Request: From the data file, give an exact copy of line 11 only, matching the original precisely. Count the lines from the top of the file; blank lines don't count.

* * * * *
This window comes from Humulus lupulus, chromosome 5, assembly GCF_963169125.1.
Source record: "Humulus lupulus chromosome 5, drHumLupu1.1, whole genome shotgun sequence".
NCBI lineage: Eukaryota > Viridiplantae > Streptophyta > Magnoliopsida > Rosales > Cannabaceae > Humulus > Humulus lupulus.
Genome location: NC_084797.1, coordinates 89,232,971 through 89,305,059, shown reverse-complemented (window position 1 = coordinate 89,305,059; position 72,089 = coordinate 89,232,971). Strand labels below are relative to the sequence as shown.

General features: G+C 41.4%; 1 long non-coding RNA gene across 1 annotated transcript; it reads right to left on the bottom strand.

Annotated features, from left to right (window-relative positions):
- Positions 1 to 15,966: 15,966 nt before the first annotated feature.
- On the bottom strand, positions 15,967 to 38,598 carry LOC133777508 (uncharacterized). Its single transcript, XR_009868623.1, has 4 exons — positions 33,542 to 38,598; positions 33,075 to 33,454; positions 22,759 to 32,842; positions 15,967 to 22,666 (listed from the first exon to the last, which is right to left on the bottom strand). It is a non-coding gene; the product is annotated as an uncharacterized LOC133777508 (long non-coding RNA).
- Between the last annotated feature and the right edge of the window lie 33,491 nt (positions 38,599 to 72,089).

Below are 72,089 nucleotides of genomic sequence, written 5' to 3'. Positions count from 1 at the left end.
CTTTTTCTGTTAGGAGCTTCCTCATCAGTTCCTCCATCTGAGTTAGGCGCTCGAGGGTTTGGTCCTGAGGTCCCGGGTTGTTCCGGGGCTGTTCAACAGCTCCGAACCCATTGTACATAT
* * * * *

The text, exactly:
CTTTTTCTGTTAGGAGCTTCCTCATCAGTTCCTCCATCTGAGTTAGGCGCTCGAGGGTTTGGTCCTGAGGTCCCGGGTTGTTCCGGGGCTGTTCAACAGCTCCGAACCCATTGTACATAT